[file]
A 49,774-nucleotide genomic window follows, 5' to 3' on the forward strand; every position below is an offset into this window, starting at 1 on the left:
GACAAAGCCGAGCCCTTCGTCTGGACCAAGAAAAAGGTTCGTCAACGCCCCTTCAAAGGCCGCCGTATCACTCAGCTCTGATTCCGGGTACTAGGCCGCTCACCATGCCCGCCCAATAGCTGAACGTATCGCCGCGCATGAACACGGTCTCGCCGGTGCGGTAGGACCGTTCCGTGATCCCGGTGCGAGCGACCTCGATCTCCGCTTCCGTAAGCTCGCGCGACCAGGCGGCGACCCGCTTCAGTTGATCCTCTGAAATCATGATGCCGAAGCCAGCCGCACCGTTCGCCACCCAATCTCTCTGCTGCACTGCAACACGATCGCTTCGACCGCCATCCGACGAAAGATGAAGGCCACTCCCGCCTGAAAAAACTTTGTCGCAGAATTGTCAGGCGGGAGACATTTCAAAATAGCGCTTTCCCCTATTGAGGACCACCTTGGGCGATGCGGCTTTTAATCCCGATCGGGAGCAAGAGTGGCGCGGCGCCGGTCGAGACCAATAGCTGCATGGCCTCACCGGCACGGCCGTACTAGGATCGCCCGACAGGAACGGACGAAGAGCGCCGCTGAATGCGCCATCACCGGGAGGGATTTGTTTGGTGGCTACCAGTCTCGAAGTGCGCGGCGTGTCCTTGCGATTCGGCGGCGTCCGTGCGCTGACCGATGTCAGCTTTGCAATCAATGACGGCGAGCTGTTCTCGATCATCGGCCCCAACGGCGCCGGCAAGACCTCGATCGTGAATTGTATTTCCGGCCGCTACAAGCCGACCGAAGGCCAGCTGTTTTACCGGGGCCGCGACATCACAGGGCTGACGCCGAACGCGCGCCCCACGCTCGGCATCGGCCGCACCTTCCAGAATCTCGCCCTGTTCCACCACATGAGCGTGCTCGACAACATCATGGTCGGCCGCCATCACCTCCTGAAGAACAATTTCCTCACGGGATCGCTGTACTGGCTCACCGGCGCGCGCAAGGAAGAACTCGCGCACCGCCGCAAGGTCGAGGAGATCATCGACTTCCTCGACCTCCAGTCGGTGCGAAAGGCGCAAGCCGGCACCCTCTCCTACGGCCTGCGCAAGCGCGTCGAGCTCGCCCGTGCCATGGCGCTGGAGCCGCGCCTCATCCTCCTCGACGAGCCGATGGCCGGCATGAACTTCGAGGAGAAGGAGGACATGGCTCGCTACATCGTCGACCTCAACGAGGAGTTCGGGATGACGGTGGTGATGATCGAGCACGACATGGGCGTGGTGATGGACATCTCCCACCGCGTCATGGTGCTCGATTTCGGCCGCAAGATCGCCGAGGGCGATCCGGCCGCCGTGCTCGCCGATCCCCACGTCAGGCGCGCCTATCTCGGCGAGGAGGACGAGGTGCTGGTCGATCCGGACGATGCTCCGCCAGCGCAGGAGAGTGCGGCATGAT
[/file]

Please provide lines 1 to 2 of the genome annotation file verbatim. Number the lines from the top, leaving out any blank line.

A 49,774-nucleotide genomic window follows, 5' to 3' on the forward strand; every position below is an offset into this window, starting at 1 on the left:
GACAAAGCCGAGCCCTTCGTCTGGACCAAGAAAAAGGTTCGTCAACGCCCCTTCAAAGGCCGCCGTATCACTCAGCTCTGATTCCGGGTACTAGGCCGCTCACCATGCCCGCCCAATAGCTGAACGTATCGCCGCGCATGAACACGGTCTCGCCGGTGCGGTAGGACCGTTCCGTGATCCCGGTGCGAGCGACCTCGATCTCCGCTTCCGTAAGCTCGCGCGACCAGGCGGCGACCCGCTTCAGTTGATCCTCTGAAATCATGATGCCGAAGCCAGCCGCACCGTTCGCCACCCAATCTCTCTGCTGCACTGCAACACGATCGCTTCGACCGCCATCCGACGAAAGATGAAGGCCACTCCCGCCTGAAAAAACTTTGTCGCAGAATTGTCAGGCGGGAGACATTTCAAAATAGCGCTTTCCCCTATTGAGGACCACCTTGGGCGATGCGGCTTTTAATCCCGATCGGGAGCAAGAGTGGCGCGGCGCCGGTCGAGACCAATAGCTGCATGGCCTCACCGGCACGGCCGTACTAGGATCGCCCGACAGGAACGGACGAAGAGCGCCGCTGAATGCGCCATCACCGGGAGGGATTTGTTTGGTGGCTACCAGTCTCGAAGTGCGCGGCGTGTCCTTGCGATTCGGCGGCGTCCGTGCGCTGACCGATGTCAGCTTTGCAATCAATGACGGCGAGCTGTTCTCGATCATCGGCCCCAACGGCGCCGGCAAGACCTCGATCGTGAATTGTATTTCCGGCCGCTACAAGCCGACCGAAGGCCAGCTGTTTTACCGGGGCCGCGACATCACAGGGCTGACGCCGAACGCGCGCCCCACGCTCGGCATCGGCCGCACCTTCCAGAATCTCGCCCTGTTCCACCACATGAGCGTGCTCGACAACATCATGGTCGGCCGCCATCACCTCCTGAAGAACAATTTCCTCACGGGATCGCTGTACTGGCTCACCGGCGCGCGCAAGGAAGAACTCGCGCACCGCCGCAAGGTCGAGGAGATCATCGACTTCCTCGACCTCCAGTCGGTGCGAAAGGCGCAAGCCGGCACCCTCTCCTACGGCCTGCGCAAGCGCGTCGAGCTCGCCCGTGCCATGGCGCTGGAGCCGCGCCTCATCCTCCTCGACGAGCCGATGGCCGGCATGAACTTCGAGGAGAAGGAGGACATGGCTCGCTACATCGTCGACCTCAACGAGGAGTTCGGGATGACGGTGGTGATGATCGAGCACGACATGGGCGTGGTGATGGACATCTCCCACCGCGTCATGGTGCTCGATTTCGGCCGCAAGATCGCCGAGGGCGATCCGGCCGCCGTGCTCGCCGATCCCCACGTCAGGCGCGCCTATCTCGGCGAGGAGGACGAGGTGCTGGTCGATCCGGACGATGCTCCGCCAGCGCAGGAGAGTGCGGCATGAT